You can get food delivered in Tung Chung and it’s not always a bad option. The Handi Tandoori (again, out in Tung Chung Village) does magnificent and authentic Indian food and will bring it right to your door. The aptly named “Pizza and Chicken Experts” will deliver… well, I never used them, but I see their bikes about the place. I assume they’re delivering pizza and chicken.

And now McDonalds claim to deliver as well. I guess they bike it over from Yat Tung, where clothing outlets know their place. In fact I actually tried to order food from MaccyD’s delivery service recently. The nice lady telephonist, whose English was unexpectedly good, told me that “the chef is very busy” and the order would arrive in “one hour and forty minutes”.

Firstly, chef?

Secondly, who waits nearly two hours for a quarter-pounder? McDonalds food is the very last resort for a terminally tired guy who needs a protein-stuffed comfort food fix before lapsing into unconsciousness. It has no features sufficiently redeeming to justify an hour and 40 minutes delay. I cancelled the order and, as a result, added two days to the far end of my lifespan.

And just to annoy all the folks who’ve waded all through this diatribe in the hope of finding phone numbers for Pizza and Chicken Expert, McDonalds, or the Handi Tandoori – yes, I have them all, and no, I’m not publishing them. Not unless they start paying me commission.

Fried Easter eggs

The holiday four-day-weekend has been spent in a whirl of housework (some new furniture arrived, necessitating a re-organisation that turned into a full-scale spring clean), and a fair amount of office work, mostly conducted on the laptop while I sat in bed and the cats nagged and nagged for food.

And of course, I should not forget my friend Josh’s drinks party over at Tai Wai, where a lake of wine and a heap of Malaysian food (including some terrific coconut rice) found itself being poured and shovelled into my face. Epicurean bliss augmented by the beautiful sunshine and the chairs out on the balcony.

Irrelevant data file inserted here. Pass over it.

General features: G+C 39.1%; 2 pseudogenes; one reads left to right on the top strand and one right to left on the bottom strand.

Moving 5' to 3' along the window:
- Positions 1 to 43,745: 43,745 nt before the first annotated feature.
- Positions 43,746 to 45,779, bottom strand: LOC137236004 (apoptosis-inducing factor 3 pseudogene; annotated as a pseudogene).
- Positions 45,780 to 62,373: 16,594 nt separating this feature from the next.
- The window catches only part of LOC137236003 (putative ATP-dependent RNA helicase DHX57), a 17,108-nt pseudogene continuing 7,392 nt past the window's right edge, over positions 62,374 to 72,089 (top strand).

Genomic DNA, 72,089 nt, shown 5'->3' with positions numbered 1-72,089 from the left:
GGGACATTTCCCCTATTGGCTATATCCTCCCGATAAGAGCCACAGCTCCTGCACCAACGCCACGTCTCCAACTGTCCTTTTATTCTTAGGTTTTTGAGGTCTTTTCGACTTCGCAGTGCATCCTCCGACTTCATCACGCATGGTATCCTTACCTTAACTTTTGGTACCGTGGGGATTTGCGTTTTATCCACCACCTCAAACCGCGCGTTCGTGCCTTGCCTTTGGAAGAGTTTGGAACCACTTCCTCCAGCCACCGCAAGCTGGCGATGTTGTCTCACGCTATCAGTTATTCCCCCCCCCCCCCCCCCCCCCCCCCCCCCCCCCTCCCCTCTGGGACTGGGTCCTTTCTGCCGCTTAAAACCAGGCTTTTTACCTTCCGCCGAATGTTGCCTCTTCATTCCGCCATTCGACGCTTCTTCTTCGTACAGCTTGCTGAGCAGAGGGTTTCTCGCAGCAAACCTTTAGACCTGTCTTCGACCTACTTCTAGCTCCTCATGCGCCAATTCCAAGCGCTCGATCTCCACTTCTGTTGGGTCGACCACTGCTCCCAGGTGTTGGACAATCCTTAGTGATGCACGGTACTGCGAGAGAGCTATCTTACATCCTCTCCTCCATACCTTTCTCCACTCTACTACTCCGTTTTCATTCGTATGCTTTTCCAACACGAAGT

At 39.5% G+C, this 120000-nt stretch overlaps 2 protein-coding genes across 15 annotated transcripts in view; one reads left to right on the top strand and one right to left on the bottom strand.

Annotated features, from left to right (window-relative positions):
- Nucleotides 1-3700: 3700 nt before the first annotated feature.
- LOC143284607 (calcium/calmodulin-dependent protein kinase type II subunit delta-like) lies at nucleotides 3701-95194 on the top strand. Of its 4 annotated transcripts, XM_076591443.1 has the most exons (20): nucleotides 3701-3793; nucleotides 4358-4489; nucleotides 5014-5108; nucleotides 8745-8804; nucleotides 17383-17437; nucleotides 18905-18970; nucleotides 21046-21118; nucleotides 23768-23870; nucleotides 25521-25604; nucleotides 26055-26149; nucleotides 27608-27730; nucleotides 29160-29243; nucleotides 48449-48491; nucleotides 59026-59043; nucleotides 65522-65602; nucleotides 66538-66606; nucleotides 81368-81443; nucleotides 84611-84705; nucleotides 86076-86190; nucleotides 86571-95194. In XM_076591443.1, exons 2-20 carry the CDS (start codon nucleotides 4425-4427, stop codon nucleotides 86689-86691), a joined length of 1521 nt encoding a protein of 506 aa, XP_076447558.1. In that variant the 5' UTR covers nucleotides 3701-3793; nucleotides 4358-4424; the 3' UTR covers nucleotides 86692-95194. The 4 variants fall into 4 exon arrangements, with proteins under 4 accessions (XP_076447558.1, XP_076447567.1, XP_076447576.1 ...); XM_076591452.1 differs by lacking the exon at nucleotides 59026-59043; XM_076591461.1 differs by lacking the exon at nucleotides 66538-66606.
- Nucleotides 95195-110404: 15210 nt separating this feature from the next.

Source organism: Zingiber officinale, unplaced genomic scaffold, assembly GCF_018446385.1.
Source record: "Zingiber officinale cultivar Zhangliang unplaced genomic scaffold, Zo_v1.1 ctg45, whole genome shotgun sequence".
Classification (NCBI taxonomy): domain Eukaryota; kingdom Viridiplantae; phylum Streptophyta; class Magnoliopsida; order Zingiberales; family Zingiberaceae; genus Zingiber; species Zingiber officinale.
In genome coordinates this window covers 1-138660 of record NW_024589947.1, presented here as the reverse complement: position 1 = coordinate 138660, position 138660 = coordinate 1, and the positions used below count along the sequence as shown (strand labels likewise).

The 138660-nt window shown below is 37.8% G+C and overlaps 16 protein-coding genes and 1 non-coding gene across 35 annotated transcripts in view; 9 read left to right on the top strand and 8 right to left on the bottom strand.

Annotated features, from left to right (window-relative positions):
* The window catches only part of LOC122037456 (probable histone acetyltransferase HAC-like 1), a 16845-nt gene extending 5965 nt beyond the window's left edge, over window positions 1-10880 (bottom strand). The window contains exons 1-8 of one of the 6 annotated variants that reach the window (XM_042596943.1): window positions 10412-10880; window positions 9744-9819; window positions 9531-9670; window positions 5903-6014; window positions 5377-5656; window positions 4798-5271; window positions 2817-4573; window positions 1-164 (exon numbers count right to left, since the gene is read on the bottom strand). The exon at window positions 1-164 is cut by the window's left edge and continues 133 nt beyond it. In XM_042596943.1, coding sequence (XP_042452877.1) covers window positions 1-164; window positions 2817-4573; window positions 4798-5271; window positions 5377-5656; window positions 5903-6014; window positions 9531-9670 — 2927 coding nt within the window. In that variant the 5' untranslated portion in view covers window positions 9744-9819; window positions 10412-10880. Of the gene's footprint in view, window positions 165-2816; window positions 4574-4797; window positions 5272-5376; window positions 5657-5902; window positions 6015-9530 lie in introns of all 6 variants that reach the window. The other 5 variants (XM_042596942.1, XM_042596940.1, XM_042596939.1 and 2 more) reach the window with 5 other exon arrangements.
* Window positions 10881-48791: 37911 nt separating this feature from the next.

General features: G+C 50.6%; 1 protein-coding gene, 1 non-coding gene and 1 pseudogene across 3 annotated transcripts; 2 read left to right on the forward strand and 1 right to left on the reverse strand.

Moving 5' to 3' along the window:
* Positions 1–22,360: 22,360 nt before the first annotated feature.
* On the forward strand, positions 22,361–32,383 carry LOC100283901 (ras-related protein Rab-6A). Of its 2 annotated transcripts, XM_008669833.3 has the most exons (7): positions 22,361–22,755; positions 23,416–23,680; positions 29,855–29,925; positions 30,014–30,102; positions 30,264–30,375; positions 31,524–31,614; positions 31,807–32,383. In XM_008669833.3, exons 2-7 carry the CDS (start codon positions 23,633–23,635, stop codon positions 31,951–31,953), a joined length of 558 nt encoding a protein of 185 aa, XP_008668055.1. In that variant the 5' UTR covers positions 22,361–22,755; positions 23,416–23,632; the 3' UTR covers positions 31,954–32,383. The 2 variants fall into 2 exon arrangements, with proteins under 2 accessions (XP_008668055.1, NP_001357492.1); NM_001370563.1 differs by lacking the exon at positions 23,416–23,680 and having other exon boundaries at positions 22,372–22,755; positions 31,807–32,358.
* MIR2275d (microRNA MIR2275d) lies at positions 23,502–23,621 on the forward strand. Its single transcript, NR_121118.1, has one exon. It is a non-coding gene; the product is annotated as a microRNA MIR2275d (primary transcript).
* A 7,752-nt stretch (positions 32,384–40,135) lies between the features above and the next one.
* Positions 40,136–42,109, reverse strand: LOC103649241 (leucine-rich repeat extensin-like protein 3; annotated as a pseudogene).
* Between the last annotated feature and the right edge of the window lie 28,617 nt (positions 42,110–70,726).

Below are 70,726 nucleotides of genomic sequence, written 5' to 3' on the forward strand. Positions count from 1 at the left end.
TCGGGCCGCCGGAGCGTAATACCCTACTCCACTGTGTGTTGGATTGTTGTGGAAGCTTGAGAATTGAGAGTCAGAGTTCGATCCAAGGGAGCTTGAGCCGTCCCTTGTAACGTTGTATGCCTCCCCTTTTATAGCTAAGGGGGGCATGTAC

One minor achievement resulted from an impulse re-watch of V For Vendetta on Thursday evening. I was curious about the “Eggy in a Basket” that V (and later, “Daddy” Deitrich) were cooking, so I decided to try to emulate it. A very tiny amount of trial-and-error led to the following recipe:

You need:

  • A slice of bread (thick-ish cut; Taste’s 7-Grain bread is good)
  • An egg (chicken, not goose, turtle or dodo)
  • Butter
  • Salt and pepper

Generously butter both sides of your slice of bread and then make a hole in the middle using a wineglass to cut out a plug of bread. Pop that circle of bread out and save it.

Put a frying pan over medium heat and allow it to warm up. Crack your egg into a cup. Don’t break the yolk. Remove any bits of shell.

Now put the bread (and the cut-out circle) in the pan. Drop a knob of butter into the hole, and then pour the egg into it. Sprinkle salt and pepper to taste.

Wait a couple of minutes until the egg is nicely adhered to the edges of the hole, and flip both pieces of bread over. One more minute should do it after that.

Serve, eat, use the cut-out circle to mop up the yolk.

Caution, this is highly-addictive and unhealthy comfort food. On particularly bad mornings, use one of these as the lower layer of beans-on-toast.

Branson pickle

This letter of complaint to Virgin Atlantic from a disgruntled but awfully articulate passenger is currently doing the rounds. I thought I’d share it here because it’s so typical of Virgin: they generally provide a good service for long-haul, but often (too often) manage to slip in something that spoils it. Either a foul meal like the one documented here, or a stroppy jobsworth at check-in (exclusive to Heathrow, I find), or the regular breakdowns of their V:Port entertainment system (which takes at least 30 minutes to reset) or the nasty little security stickers that they insist on affixing to my passport which won’t come off without hours of scraping and which leave a black, gungy, sticky mess behind. (No other airline does that; I wish VS would knock it off as my passport is starting to look gangrenous.)

My current beef with Virgin concerns a refund. I bought a ticket on my Amex card, and cancelled it a week later. According to their Customer Charter I should have seen that money back on my credit card in seven days. Well, it’s 48 days now and there’s no sign of it.

Incidentally, isn’t Virgin’s response to the above e-mail snide? The food is “award winning”, they say, and “very popular”. It’s the passenger’s fault for not liking the meal, they imply, rather than Virgin’s fault for supplying appalling swill. Apart from anything else, it doesn’t pass the laughter test: since when has any economy class food been “very popular”? What a peculiar concept!